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Political crisis, april 2013
April 7, 2013, 8:37 am
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FRIDAY, APRIL 05, 2013

No more crying wolf: It is real now

 ABDUL HANNAN

    Perhaps poet T.S. Eliot was right when he wrote “April is the cruelest month.”

It seems the month-long violence, grisly terror and blood-letting, death and destruction unleashed by intermittent hartals have now gathered full steam to explode into a dark spectre of full-blown cataclysmic Armageddon with Hefajat e Islam threatening to enforce nonstop hartal from April 7 if their programme of long march to Dhaka on April 6 to press for demands of enacting a blasphemy law and punishing “atheist bloggers” is thwarted. BNP and Jamaat-Shibir have extended their support to them. Jatiya Party Chairman H.M. Ershad has also joined the fray.
By all indications, the country is teetering on the brink of potential danger of a long- running and bloody civil strife, like that of Afghanistan, Somalia, Sierra Leone and Darfur, under what many describe as the burden of two predominant political parties, the ruling Awami league and the main opposition party BNP, fighting at loggerheads for power. God forbid that it should happen.
Already the hartals have turned the country into a cauldron of Dante’s inferno with a heap of broken images.” The blood curdling horror of private cars, buses, trucks and trains being set ablaze, and homes and temples of minority Hindus burning; trains being derailed and unsuspecting innocent pedestrians and passengers suffering cocktail burn injuries; police being mercilessly beaten and killed and young picketers shot and killed by police; national flag being trampled upon and martyrs memorial vandalised; is not a picture of the Bangladesh we know. Every loss of life and property is a tragedy and is regrettable. It does not matter who the victim is. He has one identity. He is either a son or a husband or a father.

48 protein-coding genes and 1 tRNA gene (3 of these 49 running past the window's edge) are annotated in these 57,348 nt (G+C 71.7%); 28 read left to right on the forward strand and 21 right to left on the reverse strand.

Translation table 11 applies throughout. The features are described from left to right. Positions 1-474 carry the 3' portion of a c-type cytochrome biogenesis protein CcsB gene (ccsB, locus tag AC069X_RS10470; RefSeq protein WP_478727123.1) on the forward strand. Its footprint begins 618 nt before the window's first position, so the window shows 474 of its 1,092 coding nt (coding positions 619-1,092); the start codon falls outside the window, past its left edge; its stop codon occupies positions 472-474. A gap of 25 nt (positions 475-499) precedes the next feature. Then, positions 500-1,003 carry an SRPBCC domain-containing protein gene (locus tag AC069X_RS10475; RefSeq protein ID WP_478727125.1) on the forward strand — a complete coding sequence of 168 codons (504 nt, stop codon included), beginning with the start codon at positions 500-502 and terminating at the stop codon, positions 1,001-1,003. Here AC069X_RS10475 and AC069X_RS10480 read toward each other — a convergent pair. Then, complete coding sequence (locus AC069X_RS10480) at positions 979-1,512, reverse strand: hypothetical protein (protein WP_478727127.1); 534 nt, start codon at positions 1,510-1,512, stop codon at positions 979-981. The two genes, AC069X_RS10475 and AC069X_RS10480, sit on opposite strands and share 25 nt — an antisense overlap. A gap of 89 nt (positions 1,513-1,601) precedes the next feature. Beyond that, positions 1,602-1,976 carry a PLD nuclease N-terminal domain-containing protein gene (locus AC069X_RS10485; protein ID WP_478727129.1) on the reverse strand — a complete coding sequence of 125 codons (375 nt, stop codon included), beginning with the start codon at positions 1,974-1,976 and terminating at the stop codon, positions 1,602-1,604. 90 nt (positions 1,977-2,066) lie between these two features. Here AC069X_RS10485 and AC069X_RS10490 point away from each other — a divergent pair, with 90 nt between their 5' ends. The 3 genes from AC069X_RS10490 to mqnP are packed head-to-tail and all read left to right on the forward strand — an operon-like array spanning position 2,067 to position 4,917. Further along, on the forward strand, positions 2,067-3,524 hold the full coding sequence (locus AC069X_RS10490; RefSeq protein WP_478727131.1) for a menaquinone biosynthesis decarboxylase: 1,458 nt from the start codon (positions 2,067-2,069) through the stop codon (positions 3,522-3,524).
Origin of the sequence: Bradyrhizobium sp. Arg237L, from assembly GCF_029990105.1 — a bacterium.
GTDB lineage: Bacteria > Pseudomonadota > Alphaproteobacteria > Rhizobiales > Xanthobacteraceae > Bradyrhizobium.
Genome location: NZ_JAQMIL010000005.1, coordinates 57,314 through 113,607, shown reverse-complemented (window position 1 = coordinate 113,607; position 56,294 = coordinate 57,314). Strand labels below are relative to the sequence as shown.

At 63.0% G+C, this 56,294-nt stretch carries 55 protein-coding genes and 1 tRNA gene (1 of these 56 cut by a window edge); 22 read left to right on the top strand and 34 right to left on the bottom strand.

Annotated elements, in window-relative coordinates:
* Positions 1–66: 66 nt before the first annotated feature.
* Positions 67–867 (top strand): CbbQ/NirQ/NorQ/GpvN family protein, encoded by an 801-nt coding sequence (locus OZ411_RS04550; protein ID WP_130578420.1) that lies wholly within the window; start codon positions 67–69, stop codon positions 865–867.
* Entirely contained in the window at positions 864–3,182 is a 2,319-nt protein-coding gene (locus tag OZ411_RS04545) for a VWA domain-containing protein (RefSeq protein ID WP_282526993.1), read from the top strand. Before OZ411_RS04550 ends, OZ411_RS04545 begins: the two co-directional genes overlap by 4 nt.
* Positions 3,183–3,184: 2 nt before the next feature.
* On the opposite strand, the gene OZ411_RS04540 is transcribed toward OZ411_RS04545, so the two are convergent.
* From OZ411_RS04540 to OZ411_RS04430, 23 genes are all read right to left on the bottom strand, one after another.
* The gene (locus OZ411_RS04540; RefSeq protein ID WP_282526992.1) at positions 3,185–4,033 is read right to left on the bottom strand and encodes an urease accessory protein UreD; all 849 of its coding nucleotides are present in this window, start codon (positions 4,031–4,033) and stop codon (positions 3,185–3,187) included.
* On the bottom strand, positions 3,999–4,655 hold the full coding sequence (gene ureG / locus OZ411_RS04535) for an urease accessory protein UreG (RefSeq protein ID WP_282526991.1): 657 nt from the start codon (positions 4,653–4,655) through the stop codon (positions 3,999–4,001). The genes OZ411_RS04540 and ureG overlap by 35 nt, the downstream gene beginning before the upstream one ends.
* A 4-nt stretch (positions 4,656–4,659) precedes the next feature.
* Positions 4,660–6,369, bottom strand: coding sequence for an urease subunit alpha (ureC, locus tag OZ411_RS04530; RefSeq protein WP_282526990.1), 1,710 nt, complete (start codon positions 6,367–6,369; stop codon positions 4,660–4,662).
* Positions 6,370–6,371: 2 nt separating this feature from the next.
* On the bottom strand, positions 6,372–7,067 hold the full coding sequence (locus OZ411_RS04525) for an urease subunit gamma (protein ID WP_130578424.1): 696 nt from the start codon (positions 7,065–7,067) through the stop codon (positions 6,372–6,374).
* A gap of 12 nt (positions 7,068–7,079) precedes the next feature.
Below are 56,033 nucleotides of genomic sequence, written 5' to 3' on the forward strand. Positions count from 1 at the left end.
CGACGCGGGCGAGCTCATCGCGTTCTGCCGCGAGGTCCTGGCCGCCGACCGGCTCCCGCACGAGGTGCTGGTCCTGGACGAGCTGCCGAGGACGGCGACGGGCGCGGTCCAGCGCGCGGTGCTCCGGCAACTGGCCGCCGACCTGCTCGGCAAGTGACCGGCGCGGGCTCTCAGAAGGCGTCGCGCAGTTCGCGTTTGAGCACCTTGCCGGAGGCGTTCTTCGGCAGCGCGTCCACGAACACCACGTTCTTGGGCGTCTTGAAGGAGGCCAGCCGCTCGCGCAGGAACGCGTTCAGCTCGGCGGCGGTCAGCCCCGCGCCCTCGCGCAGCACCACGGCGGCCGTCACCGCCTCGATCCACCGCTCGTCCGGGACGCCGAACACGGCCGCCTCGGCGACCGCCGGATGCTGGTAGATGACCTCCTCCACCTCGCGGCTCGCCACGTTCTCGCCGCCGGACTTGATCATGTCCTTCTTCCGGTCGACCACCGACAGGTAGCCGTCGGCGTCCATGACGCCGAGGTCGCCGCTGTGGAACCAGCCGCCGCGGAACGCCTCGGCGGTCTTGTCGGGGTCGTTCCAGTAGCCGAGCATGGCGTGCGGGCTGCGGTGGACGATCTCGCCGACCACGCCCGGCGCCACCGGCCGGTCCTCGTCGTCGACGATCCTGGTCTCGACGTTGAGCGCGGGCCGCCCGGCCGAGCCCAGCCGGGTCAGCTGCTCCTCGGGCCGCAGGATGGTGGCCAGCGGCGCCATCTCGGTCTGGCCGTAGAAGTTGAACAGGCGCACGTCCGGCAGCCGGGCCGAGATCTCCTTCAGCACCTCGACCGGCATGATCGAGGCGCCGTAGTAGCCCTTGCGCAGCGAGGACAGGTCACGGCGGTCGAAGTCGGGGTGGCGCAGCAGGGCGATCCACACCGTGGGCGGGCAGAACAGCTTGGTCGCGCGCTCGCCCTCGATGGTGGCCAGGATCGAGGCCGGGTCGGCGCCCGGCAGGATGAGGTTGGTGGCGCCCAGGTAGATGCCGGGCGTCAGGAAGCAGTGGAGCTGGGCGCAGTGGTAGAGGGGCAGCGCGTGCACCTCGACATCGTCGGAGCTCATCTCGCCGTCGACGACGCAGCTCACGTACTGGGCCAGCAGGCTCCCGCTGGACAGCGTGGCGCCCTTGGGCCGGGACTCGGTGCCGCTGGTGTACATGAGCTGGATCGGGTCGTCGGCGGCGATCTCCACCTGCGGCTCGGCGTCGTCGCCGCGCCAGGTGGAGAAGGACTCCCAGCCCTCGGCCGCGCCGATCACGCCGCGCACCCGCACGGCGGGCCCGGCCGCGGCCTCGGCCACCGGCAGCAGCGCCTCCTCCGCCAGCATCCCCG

Yet, in this dreadful tragic drama of internecine conflict neither of the contending protagonists will be the winner. There will be no spoils of victory for them. The losers will be the country, its people. Women’s empowerment and dignity will suffer. Above all, there is no glory in presiding over the liquidation of one’s own country.
The winners will be the forces of evil darkness and decadence over good light and progress. The winners will be falsehood, prejudice and bigotry over truth, freedom, creativity, art and culture, poetry, music and beauty, everything for which life is worth living.
People raise their accusing fingers to the two political parties for bringing the country to such a sorry pass. They are the cause and answer to the deepening crisis. Nonetheless, by all indications, victory of BNP candidates in some local government elections and Supreme Court Bar Association and some other Bar Association elections, BNP was clearly enjoying a popularity edge over the ruling Awami League which has a long litany of performance deficit. Besides, there was general support and sympathy for BNP which suffered arrest, detention and repressions of its leaders and workers by the government. It is not understood why BNP, which had its own strength, suddenly decided to support whole hog the Jamaat-Shibir agitation.